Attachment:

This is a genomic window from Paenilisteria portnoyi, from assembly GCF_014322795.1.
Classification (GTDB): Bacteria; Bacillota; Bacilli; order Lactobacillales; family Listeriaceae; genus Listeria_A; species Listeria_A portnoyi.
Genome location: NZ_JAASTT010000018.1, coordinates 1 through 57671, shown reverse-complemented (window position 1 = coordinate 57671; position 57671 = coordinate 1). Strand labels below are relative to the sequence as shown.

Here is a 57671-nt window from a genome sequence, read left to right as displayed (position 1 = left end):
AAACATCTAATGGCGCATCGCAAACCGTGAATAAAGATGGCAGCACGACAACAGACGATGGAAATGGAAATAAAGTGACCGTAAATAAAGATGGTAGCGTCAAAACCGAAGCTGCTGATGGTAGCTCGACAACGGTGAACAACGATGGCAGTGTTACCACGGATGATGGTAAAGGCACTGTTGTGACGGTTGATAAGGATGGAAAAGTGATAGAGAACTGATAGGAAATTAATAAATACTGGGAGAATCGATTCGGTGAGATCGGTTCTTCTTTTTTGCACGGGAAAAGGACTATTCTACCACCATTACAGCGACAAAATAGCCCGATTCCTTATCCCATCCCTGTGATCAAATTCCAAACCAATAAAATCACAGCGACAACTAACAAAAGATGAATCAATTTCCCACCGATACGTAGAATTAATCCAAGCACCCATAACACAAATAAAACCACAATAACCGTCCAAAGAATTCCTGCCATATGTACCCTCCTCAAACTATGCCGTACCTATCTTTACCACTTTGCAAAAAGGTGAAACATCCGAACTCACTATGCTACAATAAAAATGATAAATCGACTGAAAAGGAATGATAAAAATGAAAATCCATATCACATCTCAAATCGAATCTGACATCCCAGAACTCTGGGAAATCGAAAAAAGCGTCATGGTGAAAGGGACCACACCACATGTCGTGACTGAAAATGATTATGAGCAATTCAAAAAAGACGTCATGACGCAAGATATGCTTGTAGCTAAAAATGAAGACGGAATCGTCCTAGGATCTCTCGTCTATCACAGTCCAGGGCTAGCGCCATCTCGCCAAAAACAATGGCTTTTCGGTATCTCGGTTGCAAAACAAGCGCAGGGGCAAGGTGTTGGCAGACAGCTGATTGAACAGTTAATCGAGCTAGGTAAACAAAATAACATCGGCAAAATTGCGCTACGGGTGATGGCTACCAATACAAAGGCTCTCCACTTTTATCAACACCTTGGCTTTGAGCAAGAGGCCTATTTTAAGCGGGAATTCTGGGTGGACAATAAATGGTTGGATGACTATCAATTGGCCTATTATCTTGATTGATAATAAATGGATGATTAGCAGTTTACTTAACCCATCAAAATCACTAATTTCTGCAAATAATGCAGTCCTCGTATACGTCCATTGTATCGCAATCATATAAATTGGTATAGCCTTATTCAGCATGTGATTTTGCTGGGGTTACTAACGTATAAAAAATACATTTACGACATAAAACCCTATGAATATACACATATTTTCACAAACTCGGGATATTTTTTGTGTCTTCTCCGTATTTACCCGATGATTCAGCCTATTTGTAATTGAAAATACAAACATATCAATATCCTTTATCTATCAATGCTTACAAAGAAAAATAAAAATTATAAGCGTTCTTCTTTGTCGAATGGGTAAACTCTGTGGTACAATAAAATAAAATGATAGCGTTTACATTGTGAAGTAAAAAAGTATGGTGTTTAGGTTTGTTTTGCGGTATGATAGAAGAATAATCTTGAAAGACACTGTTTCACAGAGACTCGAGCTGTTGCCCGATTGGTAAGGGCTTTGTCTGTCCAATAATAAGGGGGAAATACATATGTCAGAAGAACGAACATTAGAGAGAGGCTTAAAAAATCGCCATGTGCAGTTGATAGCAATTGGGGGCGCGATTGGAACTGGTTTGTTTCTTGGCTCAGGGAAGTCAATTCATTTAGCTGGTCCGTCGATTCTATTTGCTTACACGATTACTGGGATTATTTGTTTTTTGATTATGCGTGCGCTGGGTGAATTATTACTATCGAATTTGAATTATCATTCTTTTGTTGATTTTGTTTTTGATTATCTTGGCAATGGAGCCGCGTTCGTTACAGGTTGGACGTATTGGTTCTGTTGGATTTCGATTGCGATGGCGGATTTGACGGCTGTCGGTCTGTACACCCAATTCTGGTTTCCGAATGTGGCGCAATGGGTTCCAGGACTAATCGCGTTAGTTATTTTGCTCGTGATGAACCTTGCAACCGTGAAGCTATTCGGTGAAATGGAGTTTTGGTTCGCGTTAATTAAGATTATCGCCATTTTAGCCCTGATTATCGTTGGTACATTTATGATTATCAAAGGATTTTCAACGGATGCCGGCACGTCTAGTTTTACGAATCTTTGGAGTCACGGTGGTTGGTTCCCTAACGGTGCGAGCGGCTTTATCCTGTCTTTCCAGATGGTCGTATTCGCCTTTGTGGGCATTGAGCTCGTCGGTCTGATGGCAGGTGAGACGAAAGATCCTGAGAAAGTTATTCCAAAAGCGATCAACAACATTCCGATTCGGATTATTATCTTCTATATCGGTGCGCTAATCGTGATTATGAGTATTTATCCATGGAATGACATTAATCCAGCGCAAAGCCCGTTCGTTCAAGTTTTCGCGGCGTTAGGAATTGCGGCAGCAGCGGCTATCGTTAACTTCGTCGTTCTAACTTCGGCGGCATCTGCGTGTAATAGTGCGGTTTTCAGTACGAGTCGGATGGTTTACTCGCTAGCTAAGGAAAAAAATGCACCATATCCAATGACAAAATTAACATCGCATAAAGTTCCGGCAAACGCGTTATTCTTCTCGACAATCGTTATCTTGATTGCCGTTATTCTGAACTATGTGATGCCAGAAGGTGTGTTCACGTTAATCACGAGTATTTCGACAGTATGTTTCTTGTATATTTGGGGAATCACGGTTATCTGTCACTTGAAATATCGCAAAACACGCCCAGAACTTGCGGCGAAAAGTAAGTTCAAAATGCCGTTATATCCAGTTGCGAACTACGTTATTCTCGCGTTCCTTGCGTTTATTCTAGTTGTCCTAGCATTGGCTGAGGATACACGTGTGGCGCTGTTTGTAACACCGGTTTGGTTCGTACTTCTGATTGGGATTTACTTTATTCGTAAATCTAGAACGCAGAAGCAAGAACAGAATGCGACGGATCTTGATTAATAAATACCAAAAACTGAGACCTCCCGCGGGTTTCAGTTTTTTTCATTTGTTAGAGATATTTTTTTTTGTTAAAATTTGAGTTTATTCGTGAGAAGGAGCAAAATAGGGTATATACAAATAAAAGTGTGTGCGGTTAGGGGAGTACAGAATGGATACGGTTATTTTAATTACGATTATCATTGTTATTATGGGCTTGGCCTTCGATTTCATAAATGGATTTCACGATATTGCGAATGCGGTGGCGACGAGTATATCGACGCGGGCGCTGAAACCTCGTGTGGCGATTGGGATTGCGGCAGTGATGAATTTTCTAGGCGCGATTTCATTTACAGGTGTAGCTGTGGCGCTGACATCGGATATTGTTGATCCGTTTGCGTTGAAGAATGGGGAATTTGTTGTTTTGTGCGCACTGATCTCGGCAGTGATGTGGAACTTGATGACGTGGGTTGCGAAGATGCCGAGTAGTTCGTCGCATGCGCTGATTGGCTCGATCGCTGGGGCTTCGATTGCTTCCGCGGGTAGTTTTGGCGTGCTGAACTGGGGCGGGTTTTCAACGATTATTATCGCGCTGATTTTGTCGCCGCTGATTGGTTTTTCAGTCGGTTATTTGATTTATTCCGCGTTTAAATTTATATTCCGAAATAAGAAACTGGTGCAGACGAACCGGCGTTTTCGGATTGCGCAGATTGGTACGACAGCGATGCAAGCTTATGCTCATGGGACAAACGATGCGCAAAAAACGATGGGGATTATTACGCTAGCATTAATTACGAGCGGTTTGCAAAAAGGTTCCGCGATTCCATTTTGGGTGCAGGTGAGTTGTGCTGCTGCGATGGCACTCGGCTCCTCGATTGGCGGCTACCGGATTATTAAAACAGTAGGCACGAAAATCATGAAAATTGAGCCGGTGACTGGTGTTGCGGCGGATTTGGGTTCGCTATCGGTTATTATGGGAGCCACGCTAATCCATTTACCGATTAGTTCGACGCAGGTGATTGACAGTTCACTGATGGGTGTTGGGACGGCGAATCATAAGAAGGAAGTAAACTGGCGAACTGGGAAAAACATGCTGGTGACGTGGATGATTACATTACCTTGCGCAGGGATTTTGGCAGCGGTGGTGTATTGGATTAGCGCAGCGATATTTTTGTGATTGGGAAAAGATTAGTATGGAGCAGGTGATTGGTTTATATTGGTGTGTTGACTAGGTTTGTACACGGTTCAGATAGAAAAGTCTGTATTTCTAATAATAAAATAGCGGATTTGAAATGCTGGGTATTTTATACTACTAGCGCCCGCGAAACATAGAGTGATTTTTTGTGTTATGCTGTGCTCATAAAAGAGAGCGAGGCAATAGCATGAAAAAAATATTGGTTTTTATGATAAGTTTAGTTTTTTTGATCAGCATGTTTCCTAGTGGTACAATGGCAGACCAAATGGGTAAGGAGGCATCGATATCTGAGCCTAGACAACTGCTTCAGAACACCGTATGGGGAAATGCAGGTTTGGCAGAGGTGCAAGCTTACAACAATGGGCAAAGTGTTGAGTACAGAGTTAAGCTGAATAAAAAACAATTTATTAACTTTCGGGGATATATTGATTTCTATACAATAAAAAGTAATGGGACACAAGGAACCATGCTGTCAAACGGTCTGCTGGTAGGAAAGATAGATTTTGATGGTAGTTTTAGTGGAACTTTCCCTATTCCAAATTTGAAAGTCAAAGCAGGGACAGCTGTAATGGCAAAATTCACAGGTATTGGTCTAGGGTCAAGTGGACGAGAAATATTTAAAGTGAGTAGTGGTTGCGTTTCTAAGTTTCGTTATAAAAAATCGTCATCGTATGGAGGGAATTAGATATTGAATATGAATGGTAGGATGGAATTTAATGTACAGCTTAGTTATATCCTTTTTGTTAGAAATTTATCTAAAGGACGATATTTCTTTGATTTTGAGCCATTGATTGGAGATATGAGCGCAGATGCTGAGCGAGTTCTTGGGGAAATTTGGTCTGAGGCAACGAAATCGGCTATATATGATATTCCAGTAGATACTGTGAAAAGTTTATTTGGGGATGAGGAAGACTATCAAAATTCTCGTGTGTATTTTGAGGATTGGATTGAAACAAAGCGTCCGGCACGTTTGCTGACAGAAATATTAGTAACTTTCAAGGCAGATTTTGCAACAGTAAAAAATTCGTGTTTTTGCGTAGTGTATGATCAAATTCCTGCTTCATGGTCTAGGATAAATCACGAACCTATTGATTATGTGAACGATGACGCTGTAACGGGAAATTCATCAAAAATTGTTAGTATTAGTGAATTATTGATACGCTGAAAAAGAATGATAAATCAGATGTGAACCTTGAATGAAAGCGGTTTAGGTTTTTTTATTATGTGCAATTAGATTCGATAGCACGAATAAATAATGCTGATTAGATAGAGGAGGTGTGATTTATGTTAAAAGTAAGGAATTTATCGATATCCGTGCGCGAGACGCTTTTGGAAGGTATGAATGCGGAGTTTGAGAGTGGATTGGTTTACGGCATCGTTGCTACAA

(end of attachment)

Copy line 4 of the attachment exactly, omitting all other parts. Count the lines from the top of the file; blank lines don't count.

Here is a 57671-nt window from a genome sequence, read left to right as displayed (position 1 = left end):